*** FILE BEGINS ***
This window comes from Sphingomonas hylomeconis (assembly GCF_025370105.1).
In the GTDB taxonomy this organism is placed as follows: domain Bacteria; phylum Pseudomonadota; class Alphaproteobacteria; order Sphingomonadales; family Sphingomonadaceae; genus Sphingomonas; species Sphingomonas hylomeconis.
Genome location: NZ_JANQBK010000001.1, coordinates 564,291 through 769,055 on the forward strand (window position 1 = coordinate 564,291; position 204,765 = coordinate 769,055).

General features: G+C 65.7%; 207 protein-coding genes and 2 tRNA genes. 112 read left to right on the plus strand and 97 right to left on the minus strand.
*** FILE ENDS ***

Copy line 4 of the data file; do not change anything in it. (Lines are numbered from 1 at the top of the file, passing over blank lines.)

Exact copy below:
General features: G+C 65.7%; 207 protein-coding genes and 2 tRNA genes. 112 read left to right on the plus strand and 97 right to left on the minus strand.